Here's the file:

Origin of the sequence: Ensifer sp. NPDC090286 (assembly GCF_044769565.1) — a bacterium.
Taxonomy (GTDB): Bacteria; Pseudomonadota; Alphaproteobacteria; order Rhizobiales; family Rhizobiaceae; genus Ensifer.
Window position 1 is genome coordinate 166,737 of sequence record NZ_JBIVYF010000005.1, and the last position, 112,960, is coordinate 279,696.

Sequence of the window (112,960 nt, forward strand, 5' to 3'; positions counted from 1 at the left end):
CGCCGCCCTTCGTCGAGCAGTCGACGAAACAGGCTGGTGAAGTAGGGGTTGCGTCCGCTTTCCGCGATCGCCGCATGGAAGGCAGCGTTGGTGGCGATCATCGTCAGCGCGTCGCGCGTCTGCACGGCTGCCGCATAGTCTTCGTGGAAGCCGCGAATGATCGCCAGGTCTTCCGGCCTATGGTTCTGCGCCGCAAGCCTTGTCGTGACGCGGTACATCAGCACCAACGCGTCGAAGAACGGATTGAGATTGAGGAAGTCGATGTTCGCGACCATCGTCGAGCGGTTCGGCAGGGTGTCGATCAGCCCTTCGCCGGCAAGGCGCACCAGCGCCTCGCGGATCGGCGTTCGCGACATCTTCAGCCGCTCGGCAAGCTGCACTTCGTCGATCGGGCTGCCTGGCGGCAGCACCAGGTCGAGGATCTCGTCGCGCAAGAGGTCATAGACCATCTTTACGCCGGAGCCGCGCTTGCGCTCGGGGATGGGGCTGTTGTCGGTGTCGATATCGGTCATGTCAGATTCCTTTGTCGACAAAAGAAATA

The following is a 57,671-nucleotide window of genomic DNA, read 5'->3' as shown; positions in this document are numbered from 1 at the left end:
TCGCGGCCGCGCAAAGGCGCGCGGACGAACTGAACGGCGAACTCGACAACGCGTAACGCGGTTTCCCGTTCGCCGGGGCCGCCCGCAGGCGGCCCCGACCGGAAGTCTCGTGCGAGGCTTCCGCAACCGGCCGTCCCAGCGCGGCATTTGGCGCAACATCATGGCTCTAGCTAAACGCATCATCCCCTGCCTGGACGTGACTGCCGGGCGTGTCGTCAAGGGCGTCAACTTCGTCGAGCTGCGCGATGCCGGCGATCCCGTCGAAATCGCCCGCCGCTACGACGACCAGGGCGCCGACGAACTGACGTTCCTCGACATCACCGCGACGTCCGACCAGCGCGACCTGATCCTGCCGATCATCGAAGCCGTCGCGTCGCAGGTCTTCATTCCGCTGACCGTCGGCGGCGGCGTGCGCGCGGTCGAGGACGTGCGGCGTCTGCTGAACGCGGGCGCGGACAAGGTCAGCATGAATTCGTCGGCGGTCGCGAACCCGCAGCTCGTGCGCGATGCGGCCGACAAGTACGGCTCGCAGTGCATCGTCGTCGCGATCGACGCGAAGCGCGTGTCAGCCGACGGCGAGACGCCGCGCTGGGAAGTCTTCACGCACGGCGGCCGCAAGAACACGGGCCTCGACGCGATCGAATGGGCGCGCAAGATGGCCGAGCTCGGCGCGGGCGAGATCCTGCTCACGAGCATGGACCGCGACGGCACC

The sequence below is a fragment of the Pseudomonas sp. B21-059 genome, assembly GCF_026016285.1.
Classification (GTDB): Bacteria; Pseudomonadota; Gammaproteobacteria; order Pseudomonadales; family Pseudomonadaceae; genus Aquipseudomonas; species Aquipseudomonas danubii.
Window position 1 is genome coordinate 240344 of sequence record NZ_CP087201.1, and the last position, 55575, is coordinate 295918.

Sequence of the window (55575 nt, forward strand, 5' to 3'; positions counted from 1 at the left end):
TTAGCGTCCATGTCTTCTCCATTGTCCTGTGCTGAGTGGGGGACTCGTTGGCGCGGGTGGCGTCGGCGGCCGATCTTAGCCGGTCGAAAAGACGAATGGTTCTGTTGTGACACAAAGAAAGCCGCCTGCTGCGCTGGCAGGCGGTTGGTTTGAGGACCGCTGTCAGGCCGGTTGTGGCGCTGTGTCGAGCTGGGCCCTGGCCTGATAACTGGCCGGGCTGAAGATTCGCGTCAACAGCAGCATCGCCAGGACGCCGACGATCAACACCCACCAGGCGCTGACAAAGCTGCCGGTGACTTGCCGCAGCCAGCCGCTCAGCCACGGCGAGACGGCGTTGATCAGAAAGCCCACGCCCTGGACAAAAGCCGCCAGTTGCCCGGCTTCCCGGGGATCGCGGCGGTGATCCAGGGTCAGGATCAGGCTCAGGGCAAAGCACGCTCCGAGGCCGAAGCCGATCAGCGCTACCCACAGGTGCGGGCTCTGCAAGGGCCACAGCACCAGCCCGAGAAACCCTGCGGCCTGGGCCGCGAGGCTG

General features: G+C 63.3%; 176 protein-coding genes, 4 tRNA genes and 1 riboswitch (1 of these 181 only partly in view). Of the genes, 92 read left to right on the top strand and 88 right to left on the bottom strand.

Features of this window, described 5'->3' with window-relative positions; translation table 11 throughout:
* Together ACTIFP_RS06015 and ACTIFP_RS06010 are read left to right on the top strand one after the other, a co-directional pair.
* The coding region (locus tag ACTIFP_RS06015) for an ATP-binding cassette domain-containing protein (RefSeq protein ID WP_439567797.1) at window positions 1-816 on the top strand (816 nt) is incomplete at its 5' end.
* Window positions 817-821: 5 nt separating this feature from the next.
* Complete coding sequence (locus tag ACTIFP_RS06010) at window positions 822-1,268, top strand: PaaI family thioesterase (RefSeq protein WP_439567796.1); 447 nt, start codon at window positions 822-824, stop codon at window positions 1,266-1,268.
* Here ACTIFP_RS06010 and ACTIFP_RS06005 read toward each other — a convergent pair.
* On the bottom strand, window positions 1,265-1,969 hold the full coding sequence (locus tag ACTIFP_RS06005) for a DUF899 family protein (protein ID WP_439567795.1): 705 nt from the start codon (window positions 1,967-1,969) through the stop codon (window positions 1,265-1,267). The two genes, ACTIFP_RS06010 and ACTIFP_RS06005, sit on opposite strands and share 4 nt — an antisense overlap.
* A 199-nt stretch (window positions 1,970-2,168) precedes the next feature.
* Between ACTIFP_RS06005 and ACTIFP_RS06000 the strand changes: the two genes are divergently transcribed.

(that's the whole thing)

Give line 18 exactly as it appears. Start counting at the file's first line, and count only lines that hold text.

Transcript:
* Complete coding sequence (locus tag ACTIFP_RS06010) at window positions 822-1,268, top strand: PaaI family thioesterase (RefSeq protein WP_439567796.1); 447 nt, start codon at window positions 822-824, stop codon at window positions 1,266-1,268.